The lack of a parliament since 1699 meant that many of the protestant elite at this stage viewed the Dublin administration as somewhat irrelevant, preferring to deal directly with London. Those protesting against the activities of the trustees appointed by the English parliament to administer forfeited lands in Ireland directed a ‘national address’ to Westminster. Rochester made clear to Alan Brodrick (qv) his opposition to it, although he had previously expressed some sympathy with the anti-trustee activists. By 1703, following the resolution of the forfeitures question, he was making plans to summon a new parliament, but these plans were frustrated by his removal as lord lieutenant in February 1703, and his replacement by his son-in-law Ormond, then perceived in Ireland as a more conciliatory figure. His removal was motivated by English political concerns, rather than by his performance as viceroy, particularly his opposition to the continental war policy of John Churchill (qv), duke of Marlborough. During his time in opposition he oversaw the publication of his father's History of the rebellion (1702–4).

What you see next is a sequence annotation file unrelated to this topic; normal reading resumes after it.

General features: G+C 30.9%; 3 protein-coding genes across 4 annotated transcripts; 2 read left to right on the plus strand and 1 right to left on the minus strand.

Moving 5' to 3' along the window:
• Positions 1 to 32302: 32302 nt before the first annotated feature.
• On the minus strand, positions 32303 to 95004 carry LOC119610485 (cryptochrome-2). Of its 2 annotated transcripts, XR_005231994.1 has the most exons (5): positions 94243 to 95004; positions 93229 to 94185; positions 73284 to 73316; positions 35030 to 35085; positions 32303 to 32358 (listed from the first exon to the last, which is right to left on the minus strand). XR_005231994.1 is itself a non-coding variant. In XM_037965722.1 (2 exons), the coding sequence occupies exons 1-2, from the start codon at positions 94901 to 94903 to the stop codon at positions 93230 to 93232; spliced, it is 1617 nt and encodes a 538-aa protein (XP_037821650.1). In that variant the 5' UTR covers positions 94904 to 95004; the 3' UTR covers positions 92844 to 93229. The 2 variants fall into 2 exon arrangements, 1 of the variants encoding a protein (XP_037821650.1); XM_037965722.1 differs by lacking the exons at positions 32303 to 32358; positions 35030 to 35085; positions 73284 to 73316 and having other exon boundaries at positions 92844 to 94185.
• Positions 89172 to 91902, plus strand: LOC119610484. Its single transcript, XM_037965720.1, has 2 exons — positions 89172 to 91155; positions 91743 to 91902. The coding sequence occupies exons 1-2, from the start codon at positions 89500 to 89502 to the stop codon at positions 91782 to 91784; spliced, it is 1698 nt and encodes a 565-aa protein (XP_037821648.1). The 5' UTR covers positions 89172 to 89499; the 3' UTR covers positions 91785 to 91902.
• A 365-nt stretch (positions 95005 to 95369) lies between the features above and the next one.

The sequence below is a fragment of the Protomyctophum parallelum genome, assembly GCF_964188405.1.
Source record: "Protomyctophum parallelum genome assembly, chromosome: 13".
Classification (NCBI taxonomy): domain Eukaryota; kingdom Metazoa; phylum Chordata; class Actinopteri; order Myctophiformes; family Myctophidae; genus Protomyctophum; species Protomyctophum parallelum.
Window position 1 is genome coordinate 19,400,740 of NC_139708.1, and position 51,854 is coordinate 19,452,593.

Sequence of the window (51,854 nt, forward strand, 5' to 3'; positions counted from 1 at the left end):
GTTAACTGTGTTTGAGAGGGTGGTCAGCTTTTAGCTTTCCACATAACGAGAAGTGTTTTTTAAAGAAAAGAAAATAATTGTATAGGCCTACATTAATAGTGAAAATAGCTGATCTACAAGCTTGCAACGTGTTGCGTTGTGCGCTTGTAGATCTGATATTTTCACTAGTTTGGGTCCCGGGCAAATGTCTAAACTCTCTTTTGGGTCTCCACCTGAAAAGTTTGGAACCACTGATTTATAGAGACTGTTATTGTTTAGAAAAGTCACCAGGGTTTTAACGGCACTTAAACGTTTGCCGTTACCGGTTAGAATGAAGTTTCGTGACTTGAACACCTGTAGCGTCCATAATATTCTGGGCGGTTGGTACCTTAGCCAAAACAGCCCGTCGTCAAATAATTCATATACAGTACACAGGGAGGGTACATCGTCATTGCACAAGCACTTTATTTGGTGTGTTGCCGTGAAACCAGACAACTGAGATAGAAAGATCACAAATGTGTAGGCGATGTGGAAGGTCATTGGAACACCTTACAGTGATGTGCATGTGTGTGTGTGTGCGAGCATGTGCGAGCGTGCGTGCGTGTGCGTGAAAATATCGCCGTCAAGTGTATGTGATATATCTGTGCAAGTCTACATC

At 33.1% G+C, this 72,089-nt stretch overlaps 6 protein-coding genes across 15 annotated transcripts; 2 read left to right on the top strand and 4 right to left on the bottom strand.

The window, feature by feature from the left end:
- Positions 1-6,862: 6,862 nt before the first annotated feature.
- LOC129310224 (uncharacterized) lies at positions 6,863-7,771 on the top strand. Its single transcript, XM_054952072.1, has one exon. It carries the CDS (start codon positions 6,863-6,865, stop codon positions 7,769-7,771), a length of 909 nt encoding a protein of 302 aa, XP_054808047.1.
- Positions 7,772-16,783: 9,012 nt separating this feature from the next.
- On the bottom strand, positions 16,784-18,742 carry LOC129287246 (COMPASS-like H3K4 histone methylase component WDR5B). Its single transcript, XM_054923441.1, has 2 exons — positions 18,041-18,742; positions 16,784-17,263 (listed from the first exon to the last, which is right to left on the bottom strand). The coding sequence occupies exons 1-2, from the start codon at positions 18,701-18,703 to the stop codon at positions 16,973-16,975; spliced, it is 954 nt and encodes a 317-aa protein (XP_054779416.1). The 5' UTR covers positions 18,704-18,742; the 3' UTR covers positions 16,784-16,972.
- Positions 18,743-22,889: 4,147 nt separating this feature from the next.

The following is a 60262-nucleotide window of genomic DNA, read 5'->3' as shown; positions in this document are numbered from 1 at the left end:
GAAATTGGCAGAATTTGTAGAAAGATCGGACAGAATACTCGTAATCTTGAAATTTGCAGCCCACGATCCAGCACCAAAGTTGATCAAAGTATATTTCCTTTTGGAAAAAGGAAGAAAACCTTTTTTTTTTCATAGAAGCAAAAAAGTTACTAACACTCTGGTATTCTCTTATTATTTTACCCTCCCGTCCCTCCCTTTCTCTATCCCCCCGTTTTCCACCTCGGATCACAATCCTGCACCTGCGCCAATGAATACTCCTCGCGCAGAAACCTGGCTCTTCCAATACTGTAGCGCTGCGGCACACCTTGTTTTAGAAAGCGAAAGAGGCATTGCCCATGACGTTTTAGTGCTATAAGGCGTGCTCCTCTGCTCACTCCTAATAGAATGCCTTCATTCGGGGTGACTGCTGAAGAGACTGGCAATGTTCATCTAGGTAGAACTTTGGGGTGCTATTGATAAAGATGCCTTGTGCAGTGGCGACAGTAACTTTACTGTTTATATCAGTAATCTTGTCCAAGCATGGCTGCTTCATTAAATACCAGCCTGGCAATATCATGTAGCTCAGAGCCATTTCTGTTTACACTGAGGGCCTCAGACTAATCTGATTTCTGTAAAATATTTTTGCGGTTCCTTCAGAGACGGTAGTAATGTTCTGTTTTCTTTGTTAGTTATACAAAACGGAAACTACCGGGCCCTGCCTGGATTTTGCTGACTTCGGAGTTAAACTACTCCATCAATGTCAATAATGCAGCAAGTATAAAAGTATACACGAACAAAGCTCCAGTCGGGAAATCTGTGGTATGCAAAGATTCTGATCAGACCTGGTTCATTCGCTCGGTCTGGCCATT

Rochester made a partial and unexpected political comeback in England as lord president of the council, under Robert Harley, in 1710. He died 2 March 1711 in office at his house near the cockpit, Whitehall, and was buried in Westminster abbey. His only son, Henry (1672–1753), succeeded to his title, and later also to the earldom of Clarendon, following the death of his cousin, Edward. Of his four daughters, one, Anne married the future 2nd duke of Ormond, while another married the prominent tory, Francis Seymour, Lord Conway. There is a portrait of Rochester in the National Portrait Gallery in London. His correspondence with his brother was published in 1828, while his letters to Keightley are found in the De Ros papers in PRONI and the Inchiquin Papers in the NLI.